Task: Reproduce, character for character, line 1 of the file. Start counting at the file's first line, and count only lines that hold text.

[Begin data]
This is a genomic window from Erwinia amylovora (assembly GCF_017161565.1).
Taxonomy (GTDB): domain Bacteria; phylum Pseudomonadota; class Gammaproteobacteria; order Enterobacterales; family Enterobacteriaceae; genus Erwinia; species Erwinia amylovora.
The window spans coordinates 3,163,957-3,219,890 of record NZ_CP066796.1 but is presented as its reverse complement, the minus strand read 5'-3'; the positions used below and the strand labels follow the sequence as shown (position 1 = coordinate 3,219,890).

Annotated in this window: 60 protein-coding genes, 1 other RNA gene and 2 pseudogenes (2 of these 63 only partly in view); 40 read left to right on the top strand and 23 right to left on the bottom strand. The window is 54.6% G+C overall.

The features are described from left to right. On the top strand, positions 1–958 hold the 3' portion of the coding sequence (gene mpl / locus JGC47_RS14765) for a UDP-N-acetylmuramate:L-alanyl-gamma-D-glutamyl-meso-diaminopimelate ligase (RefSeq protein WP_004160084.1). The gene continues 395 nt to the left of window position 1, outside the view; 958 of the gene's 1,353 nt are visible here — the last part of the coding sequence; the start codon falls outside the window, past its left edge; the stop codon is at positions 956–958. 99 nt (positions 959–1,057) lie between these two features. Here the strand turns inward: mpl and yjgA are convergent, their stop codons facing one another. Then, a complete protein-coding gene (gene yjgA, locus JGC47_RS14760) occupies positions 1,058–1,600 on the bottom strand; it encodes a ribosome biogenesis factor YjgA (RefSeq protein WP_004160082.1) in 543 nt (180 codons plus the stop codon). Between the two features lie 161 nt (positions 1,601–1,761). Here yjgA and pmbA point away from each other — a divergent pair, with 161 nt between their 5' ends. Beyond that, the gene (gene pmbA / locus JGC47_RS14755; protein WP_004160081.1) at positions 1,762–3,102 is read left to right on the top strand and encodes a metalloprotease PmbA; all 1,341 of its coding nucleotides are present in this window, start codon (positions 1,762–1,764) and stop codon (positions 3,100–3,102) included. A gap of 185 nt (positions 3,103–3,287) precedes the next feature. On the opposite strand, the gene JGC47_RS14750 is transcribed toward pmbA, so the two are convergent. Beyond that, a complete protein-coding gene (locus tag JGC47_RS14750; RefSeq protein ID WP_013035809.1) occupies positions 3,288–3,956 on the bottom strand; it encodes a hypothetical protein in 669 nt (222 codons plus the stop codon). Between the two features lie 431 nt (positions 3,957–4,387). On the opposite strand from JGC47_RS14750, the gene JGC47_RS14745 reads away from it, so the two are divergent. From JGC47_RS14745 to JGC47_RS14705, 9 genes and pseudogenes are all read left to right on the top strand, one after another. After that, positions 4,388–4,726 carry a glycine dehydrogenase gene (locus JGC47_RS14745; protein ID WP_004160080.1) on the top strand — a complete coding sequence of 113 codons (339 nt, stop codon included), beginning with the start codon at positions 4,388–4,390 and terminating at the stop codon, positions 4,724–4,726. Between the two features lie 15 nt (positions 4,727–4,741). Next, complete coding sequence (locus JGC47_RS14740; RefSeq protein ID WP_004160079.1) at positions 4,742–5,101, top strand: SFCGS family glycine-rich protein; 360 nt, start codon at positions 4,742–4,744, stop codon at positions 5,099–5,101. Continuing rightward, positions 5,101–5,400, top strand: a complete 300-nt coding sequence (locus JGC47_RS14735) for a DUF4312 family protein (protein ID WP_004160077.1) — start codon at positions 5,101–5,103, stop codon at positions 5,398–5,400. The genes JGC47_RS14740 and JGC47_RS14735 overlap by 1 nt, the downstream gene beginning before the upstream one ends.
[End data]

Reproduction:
This is a genomic window from Erwinia amylovora (assembly GCF_017161565.1).